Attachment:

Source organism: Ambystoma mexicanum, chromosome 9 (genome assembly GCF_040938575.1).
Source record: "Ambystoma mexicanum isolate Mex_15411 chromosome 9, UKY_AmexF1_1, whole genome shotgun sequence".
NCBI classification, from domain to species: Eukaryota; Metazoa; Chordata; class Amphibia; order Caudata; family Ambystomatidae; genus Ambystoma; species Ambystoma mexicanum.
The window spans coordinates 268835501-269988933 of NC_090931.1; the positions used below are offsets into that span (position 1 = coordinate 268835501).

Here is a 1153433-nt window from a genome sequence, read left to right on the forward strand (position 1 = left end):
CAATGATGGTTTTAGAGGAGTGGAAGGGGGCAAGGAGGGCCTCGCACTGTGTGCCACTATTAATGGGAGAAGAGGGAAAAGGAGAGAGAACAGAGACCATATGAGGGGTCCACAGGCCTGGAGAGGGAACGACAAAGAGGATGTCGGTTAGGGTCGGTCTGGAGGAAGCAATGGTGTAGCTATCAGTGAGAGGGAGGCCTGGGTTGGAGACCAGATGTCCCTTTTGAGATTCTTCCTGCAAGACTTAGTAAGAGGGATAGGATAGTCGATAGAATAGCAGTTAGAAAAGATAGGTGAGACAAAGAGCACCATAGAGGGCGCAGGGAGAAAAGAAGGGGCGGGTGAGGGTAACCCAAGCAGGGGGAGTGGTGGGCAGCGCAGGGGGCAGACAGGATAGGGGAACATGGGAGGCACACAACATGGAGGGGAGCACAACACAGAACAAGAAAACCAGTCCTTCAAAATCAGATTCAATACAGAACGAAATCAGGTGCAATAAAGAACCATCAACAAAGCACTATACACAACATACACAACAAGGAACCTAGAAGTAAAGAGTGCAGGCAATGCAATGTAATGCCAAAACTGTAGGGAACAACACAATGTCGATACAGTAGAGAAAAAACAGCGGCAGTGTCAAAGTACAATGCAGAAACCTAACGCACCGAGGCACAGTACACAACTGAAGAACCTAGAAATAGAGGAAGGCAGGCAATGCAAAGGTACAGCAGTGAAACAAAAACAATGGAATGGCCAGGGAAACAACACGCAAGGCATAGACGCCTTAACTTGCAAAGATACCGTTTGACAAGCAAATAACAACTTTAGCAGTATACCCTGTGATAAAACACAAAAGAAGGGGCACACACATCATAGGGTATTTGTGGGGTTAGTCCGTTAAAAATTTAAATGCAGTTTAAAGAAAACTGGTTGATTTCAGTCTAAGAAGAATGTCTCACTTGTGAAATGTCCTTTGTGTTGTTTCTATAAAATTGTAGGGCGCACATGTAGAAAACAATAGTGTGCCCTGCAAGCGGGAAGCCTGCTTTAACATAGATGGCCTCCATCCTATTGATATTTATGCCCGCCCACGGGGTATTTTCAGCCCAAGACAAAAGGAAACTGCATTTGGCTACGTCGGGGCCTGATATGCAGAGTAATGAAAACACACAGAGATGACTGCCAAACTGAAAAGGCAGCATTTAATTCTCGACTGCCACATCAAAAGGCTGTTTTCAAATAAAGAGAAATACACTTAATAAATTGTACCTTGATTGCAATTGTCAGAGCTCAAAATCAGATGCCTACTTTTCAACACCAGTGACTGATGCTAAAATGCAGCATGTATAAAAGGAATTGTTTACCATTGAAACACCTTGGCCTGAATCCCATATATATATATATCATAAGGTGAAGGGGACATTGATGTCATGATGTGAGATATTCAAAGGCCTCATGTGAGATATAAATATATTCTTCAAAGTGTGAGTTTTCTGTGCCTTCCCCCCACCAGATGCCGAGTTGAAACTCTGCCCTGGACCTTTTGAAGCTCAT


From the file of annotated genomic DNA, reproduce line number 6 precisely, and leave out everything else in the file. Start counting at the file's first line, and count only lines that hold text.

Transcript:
CAATGATGGTTTTAGAGGAGTGGAAGGGGGCAAGGAGGGCCTCGCACTGTGTGCCACTATTAATGGGAGAAGAGGGAAAAGGAGAGAGAACAGAGACCATATGAGGGGTCCACAGGCCTGGAGAGGGAACGACAAAGAGGATGTCGGTTAGGGTCGGTCTGGAGGAAGCAATGGTGTAGCTATCAGTGAGAGGGAGGCCTGGGTTGGAGACCAGATGTCCCTTTTGAGATTCTTCCTGCAAGACTTAGTAAGAGGGATAGGATAGTCGATAGAATAGCAGTTAGAAAAGATAGGTGAGACAAAGAGCACCATAGAGGGCGCAGGGAGAAAAGAAGGGGCGGGTGAGGGTAACCCAAGCAGGGGGAGTGGTGGGCAGCGCAGGGGGCAGACAGGATAGGGGAACATGGGAGGCACACAACATGGAGGGGAGCACAACACAGAACAAGAAAACCAGTCCTTCAAAATCAGATTCAATACAGAACGAAATCAGGTGCAATAAAGAACCATCAACAAAGCACTATACACAACATACACAACAAGGAACCTAGAAGTAAAGAGTGCAGGCAATGCAATGTAATGCCAAAACTGTAGGGAACAACACAATGTCGATACAGTAGAGAAAAAACAGCGGCAGTGTCAAAGTACAATGCAGAAACCTAACGCACCGAGGCACAGTACACAACTGAAGAACCTAGAAATAGAGGAAGGCAGGCAATGCAAAGGTACAGCAGTGAAACAAAAACAATGGAATGGCCAGGGAAACAACACGCAAGGCATAGACGCCTTAACTTGCAAAGATACCGTTTGACAAGCAAATAACAACTTTAGCAGTATACCCTGTGATAAAACACAAAAGAAGGGGCACACACATCATAGGGTATTTGTGGGGTTAGTCCGTTAAAAATTTAAATGCAGTTTAAAGAAAACTGGTTGATTTCAGTCTAAGAAGAATGTCTCACTTGTGAAATGTCCTTTGTGTTGTTTCTATAAAATTGTAGGGCGCACATGTAGAAAACAATAGTGTGCCCTGCAAGCGGGAAGCCTGCTTTAACATAGATGGCCTCCATCCTATTGATATTTATGCCCGCCCACGGGGTATTTTCAGCCCAAGACAAAAGGAAACTGCATTTGGCTACGTCGGGGCCTGATATGCAGAGTAATGAAAACACACAGAGATGACTGCCAAACTGAAAAGGCAGCATTTAATTCTCGACTGCCACATCAAAAGGCTGTTTTCAAATAAAGAGAAATACACTTAATAAATTGTACCTTGATTGCAATTGTCAGAGCTCAAAATCAGATGCCTACTTTTCAACACCAGTGACTGATGCTAAAATGCAGCATGTATAAAAGGAATTGTTTACCATTGAAACACCTTGGCCTGAATCCCATATATATATATATCATAAGGTGAAGGGGACATTGATGTCATGATGTGAGATATTCAAAGGCCTCATGTGAGATATAAATATATTCTTCAAAGTGTGAGTTTTCTGTGCCTTCCCCCCACCAGATGCCGAGTTGAAACTCTGCCCTGGACCTTTTGAAGCTCAT